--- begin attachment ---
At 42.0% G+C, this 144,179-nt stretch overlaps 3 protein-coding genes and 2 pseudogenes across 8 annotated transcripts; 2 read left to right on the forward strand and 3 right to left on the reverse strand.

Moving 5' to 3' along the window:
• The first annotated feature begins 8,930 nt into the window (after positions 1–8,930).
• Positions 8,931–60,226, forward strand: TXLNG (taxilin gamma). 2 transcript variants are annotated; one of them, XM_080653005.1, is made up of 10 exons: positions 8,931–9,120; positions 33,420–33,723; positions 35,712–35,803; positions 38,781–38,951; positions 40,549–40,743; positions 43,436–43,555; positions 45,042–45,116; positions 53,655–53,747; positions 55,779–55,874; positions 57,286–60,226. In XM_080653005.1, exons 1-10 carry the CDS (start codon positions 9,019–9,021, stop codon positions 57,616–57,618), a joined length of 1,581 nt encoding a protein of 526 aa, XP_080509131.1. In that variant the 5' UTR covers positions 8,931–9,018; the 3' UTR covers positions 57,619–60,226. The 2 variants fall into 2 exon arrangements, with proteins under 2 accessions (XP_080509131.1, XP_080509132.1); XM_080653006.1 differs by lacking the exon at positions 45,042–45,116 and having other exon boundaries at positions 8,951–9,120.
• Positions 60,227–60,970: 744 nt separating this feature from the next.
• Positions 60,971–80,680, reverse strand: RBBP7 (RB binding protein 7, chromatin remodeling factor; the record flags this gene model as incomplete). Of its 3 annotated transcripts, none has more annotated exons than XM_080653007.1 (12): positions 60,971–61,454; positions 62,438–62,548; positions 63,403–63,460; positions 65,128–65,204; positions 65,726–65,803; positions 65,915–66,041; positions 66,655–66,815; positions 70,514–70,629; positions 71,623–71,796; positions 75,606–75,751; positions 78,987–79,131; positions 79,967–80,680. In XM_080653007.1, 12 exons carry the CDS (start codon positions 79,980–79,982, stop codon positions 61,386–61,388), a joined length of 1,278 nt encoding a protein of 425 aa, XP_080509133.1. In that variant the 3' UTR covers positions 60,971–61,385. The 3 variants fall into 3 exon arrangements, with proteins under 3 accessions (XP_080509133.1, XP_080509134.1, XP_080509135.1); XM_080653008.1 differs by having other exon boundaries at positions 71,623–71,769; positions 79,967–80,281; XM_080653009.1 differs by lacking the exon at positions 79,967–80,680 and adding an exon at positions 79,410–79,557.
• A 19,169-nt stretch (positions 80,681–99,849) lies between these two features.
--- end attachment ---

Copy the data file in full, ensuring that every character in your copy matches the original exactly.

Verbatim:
At 42.0% G+C, this 144,179-nt stretch overlaps 3 protein-coding genes and 2 pseudogenes across 8 annotated transcripts; 2 read left to right on the forward strand and 3 right to left on the reverse strand.

Moving 5' to 3' along the window:
• The first annotated feature begins 8,930 nt into the window (after positions 1–8,930).
• Positions 8,931–60,226, forward strand: TXLNG (taxilin gamma). 2 transcript variants are annotated; one of them, XM_080653005.1, is made up of 10 exons: positions 8,931–9,120; positions 33,420–33,723; positions 35,712–35,803; positions 38,781–38,951; positions 40,549–40,743; positions 43,436–43,555; positions 45,042–45,116; positions 53,655–53,747; positions 55,779–55,874; positions 57,286–60,226. In XM_080653005.1, exons 1-10 carry the CDS (start codon positions 9,019–9,021, stop codon positions 57,616–57,618), a joined length of 1,581 nt encoding a protein of 526 aa, XP_080509131.1. In that variant the 5' UTR covers positions 8,931–9,018; the 3' UTR covers positions 57,619–60,226. The 2 variants fall into 2 exon arrangements, with proteins under 2 accessions (XP_080509131.1, XP_080509132.1); XM_080653006.1 differs by lacking the exon at positions 45,042–45,116 and having other exon boundaries at positions 8,951–9,120.
• Positions 60,227–60,970: 744 nt separating this feature from the next.
• Positions 60,971–80,680, reverse strand: RBBP7 (RB binding protein 7, chromatin remodeling factor; the record flags this gene model as incomplete). Of its 3 annotated transcripts, none has more annotated exons than XM_080653007.1 (12): positions 60,971–61,454; positions 62,438–62,548; positions 63,403–63,460; positions 65,128–65,204; positions 65,726–65,803; positions 65,915–66,041; positions 66,655–66,815; positions 70,514–70,629; positions 71,623–71,796; positions 75,606–75,751; positions 78,987–79,131; positions 79,967–80,680. In XM_080653007.1, 12 exons carry the CDS (start codon positions 79,980–79,982, stop codon positions 61,386–61,388), a joined length of 1,278 nt encoding a protein of 425 aa, XP_080509133.1. In that variant the 3' UTR covers positions 60,971–61,385. The 3 variants fall into 3 exon arrangements, with proteins under 3 accessions (XP_080509133.1, XP_080509134.1, XP_080509135.1); XM_080653008.1 differs by having other exon boundaries at positions 71,623–71,769; positions 79,967–80,281; XM_080653009.1 differs by lacking the exon at positions 79,967–80,680 and adding an exon at positions 79,410–79,557.
• A 19,169-nt stretch (positions 80,681–99,849) lies between these two features.